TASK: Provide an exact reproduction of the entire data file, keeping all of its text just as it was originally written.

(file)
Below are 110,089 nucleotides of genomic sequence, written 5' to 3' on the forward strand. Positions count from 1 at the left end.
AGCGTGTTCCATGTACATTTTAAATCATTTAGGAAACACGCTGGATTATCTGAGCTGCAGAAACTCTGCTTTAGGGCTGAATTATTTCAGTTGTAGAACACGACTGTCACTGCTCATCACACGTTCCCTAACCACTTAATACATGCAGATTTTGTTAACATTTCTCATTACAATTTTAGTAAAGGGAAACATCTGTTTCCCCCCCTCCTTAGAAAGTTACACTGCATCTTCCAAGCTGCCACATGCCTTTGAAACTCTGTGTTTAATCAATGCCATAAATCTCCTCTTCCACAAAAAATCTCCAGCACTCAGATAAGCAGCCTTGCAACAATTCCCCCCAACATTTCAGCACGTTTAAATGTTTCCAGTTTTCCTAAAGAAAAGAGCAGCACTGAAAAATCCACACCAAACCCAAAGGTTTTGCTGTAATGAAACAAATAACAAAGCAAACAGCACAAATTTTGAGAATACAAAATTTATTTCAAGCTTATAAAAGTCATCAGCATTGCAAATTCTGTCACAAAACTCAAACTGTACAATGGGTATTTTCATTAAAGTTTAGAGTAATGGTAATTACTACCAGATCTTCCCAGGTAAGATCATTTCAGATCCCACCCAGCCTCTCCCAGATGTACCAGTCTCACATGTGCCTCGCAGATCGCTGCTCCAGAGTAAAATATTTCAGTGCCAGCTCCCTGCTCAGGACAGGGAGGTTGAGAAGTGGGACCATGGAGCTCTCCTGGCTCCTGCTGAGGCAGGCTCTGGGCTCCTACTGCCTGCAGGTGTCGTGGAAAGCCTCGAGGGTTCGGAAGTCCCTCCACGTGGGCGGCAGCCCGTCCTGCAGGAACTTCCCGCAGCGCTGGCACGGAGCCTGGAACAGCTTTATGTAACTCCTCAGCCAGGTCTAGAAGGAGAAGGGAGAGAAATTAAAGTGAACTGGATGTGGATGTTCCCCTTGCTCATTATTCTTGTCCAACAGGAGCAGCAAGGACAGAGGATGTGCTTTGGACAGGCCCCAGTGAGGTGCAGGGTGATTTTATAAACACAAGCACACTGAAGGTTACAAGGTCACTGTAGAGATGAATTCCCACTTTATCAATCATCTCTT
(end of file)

Below are 110,089 nucleotides of genomic sequence, written 5' to 3' on the forward strand. Positions count from 1 at the left end.
AGCGTGTTCCATGTACATTTTAAATCATTTAGGAAACACGCTGGATTATCTGAGCTGCAGAAACTCTGCTTTAGGGCTGAATTATTTCAGTTGTAGAACACGACTGTCACTGCTCATCACACGTTCCCTAACCACTTAATACATGCAGATTTTGTTAACATTTCTCATTACAATTTTAGTAAAGGGAAACATCTGTTTCCCCCCCTCCTTAGAAAGTTACACTGCATCTTCCAAGCTGCCACATGCCTTTGAAACTCTGTGTTTAATCAATGCCATAAATCTCCTCTTCCACAAAAAATCTCCAGCACTCAGATAAGCAGCCTTGCAACAATTCCCCCCAACATTTCAGCACGTTTAAATGTTTCCAGTTTTCCTAAAGAAAAGAGCAGCACTGAAAAATCCACACCAAACCCAAAGGTTTTGCTGTAATGAAACAAATAACAAAGCAAACAGCACAAATTTTGAGAATACAAAATTTATTTCAAGCTTATAAAAGTCATCAGCATTGCAAATTCTGTCACAAAACTCAAACTGTACAATGGGTATTTTCATTAAAGTTTAGAGTAATGGTAATTACTACCAGATCTTCCCAGGTAAGATCATTTCAGATCCCACCCAGCCTCTCCCAGATGTACCAGTCTCACATGTGCCTCGCAGATCGCTGCTCCAGAGTAAAATATTTCAGTGCCAGCTCCCTGCTCAGGACAGGGAGGTTGAGAAGTGGGACCATGGAGCTCTCCTGGCTCCTGCTGAGGCAGGCTCTGGGCTCCTACTGCCTGCAGGTGTCGTGGAAAGCCTCGAGGGTTCGGAAGTCCCTCCACGTGGGCGGCAGCCCGTCCTGCAGGAACTTCCCGCAGCGCTGGCACGGAGCCTGGAACAGCTTTATGTAACTCCTCAGCCAGGTCTAGAAGGAGAAGGGAGAGAAATTAAAGTGAACTGGATGTGGATGTTCCCCTTGCTCATTATTCTTGTCCAACAGGAGCAGCAAGGACAGAGGATGTGCTTTGGACAGGCCCCAGTGAGGTGCAGGGTGATTTTATAAACACAAGCACACTGAAGGTTACAAGGTCACTGTAGAGATGAATTCCCACTTTATCAATCATCTCTT